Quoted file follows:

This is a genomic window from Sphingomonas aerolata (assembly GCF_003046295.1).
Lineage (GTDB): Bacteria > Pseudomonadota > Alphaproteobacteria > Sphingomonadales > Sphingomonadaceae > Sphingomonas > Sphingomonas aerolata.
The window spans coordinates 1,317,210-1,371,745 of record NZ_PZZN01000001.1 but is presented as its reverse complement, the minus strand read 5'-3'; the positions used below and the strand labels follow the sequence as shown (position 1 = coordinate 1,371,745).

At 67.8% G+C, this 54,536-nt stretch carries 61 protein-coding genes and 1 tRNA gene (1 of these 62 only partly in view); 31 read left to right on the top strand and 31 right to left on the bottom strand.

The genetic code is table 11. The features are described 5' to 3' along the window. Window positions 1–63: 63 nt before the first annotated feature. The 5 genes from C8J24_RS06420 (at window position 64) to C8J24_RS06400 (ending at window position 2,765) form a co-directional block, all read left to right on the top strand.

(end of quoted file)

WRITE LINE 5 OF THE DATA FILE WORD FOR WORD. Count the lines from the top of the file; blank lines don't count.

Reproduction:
The genetic code is table 11. The features are described 5' to 3' along the window. Window positions 1–63: 63 nt before the first annotated feature. The 5 genes from C8J24_RS06420 (at window position 64) to C8J24_RS06400 (ending at window position 2,765) form a co-directional block, all read left to right on the top strand.